This taxonomy is commonly used in Enterprise Resource Planning (ERP) systems. Its main purpose is to help streamline operational, supply chain, and fiscal reporting data. This type of taxonomy is usually organized by an internal company structure that aligns with operation or sales reporting. ERPs often have a fixed hierarchal depth, so each level has an overarching level assignment such as Company - Division – Family – Product – SKU. This structure allows for ease of reporting and clear instruction to governance but can get messy because some levels may not have a clear value, resulting in duplication of values. The hierarchy must be designed correctly and evaluated for the necessary depth. Some companies may need only a three-tier hierarchy, while others may need a six-tier hierarchy, depending on the complexity of the company and its products.
This taxonomy is often the backbone taxonomy in a Product Information Management (PIM) system (PIM) or Master Data Management (MDM) system, and is used to organize category-specific attributes. It is organized by “is-ness,” which is how we refer to organizing by what a category factually represents, not what it does or how it is used. An example of this can be illustrated with hinges.
If hinges are organized by is-ness, then we may see the following path “Hardware > Hinges” but if we allow a particular use to come into play, the category may split between “Door Hardware > Hinges” and “Cabinet Hardware > Hinges.” We now have hinges in two locations because the taxonomy wasn’t focused on a primary organizing principle of is-ness. A better way is to organize hinges with an attribute of “hinge type” for example. This is the “about-ness” – a characteristic of the item to differentiate from another.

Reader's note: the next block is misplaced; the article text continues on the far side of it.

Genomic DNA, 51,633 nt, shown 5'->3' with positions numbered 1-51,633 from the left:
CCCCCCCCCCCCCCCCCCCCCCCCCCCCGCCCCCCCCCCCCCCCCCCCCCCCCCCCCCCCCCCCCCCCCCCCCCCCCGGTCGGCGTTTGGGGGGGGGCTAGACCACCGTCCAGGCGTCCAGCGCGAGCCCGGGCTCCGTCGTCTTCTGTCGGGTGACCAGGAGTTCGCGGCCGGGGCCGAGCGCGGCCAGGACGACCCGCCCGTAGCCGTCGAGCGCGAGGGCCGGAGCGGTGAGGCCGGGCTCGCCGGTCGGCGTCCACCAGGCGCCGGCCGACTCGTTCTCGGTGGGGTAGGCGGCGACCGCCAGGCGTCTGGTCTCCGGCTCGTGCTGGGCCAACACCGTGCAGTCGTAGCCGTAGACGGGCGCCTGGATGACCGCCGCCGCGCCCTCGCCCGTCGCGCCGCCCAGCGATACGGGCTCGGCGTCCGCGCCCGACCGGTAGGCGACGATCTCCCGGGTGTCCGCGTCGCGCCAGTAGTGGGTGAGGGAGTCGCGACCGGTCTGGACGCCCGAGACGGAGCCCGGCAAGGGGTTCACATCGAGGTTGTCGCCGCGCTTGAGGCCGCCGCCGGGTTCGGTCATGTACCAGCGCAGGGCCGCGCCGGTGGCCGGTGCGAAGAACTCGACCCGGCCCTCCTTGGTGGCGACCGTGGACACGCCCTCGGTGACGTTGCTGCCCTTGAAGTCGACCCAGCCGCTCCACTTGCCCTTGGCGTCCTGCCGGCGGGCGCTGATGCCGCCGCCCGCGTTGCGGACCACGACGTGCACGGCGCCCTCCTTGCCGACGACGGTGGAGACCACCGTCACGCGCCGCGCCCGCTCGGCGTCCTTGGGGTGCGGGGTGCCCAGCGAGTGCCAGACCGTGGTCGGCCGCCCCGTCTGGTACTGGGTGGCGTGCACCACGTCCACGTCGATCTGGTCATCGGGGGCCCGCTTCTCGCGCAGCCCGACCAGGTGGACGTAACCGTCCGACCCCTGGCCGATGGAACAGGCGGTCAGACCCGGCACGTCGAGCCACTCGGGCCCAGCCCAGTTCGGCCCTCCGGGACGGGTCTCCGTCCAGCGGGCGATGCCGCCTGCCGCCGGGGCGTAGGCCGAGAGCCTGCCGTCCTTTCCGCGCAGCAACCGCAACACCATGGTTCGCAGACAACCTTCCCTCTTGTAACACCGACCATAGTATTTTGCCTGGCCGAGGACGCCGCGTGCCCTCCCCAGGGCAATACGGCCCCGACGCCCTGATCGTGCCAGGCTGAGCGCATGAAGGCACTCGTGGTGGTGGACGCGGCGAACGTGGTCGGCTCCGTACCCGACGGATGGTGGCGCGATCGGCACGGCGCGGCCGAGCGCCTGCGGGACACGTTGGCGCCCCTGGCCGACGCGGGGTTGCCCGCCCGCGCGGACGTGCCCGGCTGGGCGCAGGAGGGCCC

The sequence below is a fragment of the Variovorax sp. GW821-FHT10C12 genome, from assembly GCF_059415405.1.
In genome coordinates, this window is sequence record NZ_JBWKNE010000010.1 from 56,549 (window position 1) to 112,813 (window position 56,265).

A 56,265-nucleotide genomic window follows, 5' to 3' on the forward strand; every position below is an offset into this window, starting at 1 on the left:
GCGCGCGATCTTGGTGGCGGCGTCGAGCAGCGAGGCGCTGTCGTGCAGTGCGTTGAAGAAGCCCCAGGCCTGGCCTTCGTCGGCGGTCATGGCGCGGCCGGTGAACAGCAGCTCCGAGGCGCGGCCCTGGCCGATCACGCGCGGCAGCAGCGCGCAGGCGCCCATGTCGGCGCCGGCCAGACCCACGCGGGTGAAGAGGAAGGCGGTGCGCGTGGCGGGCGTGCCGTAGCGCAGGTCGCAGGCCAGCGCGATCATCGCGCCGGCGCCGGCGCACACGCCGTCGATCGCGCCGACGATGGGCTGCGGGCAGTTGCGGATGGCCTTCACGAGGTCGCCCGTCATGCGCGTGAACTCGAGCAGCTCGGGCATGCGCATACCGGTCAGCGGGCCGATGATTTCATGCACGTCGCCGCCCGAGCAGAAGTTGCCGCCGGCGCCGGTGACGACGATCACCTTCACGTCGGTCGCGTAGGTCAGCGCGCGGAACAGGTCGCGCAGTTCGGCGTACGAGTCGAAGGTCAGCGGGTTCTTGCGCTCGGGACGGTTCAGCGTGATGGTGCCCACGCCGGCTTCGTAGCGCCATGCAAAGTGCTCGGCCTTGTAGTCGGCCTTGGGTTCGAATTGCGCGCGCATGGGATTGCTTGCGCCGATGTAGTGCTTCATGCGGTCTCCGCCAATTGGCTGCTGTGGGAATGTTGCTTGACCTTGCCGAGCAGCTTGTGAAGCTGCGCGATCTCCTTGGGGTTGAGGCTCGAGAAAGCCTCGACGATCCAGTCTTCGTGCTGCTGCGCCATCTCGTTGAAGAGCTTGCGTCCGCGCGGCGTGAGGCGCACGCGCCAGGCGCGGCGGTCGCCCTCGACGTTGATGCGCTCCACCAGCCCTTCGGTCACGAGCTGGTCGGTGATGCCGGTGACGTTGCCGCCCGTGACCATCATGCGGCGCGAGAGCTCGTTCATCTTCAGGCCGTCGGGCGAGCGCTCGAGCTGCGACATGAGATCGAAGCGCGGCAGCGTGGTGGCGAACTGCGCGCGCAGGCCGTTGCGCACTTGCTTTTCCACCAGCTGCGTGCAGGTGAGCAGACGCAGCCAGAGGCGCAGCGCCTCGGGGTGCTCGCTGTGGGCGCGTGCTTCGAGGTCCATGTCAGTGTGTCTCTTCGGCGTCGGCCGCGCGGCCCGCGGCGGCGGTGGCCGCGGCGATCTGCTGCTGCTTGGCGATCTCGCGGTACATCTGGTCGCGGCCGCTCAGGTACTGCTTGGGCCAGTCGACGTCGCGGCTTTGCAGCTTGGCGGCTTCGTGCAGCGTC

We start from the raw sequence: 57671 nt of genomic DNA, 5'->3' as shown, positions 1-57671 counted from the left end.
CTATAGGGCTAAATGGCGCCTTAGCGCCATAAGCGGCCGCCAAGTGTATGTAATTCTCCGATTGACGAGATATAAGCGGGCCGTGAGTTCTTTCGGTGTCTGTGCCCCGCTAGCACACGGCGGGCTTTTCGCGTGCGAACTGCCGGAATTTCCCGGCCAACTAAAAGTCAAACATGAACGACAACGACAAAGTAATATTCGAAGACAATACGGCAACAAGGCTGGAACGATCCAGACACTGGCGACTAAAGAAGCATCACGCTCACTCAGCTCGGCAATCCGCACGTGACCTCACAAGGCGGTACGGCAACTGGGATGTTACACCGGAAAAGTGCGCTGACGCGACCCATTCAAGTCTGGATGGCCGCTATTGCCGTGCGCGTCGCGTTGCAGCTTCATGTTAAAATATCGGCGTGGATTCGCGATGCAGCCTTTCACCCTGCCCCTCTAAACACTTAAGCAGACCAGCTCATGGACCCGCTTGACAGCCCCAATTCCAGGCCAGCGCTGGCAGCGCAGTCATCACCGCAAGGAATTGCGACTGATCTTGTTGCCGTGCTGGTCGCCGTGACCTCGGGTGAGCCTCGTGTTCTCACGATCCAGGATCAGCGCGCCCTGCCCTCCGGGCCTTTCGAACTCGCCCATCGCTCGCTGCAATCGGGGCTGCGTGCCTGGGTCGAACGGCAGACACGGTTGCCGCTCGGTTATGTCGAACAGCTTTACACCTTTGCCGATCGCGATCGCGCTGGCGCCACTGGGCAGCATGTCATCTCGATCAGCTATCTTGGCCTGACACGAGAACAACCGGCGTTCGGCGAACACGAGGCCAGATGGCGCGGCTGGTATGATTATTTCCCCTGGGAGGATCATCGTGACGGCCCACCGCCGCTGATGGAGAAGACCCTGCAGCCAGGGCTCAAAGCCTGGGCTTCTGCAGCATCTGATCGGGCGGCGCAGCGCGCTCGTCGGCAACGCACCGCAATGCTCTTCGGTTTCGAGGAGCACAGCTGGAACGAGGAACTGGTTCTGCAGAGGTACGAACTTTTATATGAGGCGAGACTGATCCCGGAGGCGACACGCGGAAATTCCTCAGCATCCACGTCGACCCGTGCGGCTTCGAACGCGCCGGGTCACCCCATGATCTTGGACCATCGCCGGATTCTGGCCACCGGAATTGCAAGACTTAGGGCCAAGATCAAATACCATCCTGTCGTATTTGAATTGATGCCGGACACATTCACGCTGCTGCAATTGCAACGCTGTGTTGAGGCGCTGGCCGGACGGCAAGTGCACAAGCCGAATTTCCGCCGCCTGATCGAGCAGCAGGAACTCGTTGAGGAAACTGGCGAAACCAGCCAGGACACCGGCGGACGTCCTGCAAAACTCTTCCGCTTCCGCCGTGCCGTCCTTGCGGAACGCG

Is-ness allows for a clean and consistent structure that allows for attributes to be managed from the global to terminal level. On the global level you may see attributes such as “Brand” and “Price.” These are other examples of “about-ness” attributes. If we have one hundred products that are the same type of thing we can differentiate them by type, by brand, price and other descriptors. These descriptors allow for filtering and refinement of choices. As you go down the structure the attributes get more specific. A lightbulb may have other about-ness attributes assigned at the terminal category level such as “Voltage” and “Light Technology,” as shown below, whereas a sawblade would have attributes such as “Number of Teeth” and “Hook Angle.”
Some key best practices when managing an attribute taxonomy include mutual exclusivity, which refers to having one product in one place. An item or SKU can only be classified into one category. Conversely, this taxonomy also must be exhaustive, providing a category that provides attribution for all items. Labels should be clear and concise without attributes or company jargon such as brand or family name stuffed into the labels.
A navigation taxonomy is used on an ecommerce site and is primarily focused on findability. The primary product taxonomy is usually organized by is-ness, but there are possibilities of secondary taxonomies, allowing for additional organizing principles such as application, industry, or persona-based taxonomies.
This enhancement allows the ecommerce site to provide multiple ways the customer can shop for products. The primary is-ness structure can start with the same taxonomy used in attribution, but then it needs to be adjusted for findability. Categories of higher priority should be raised to the higher levels of the taxonomy, while lower priority categories can be deeper in the hierarchy.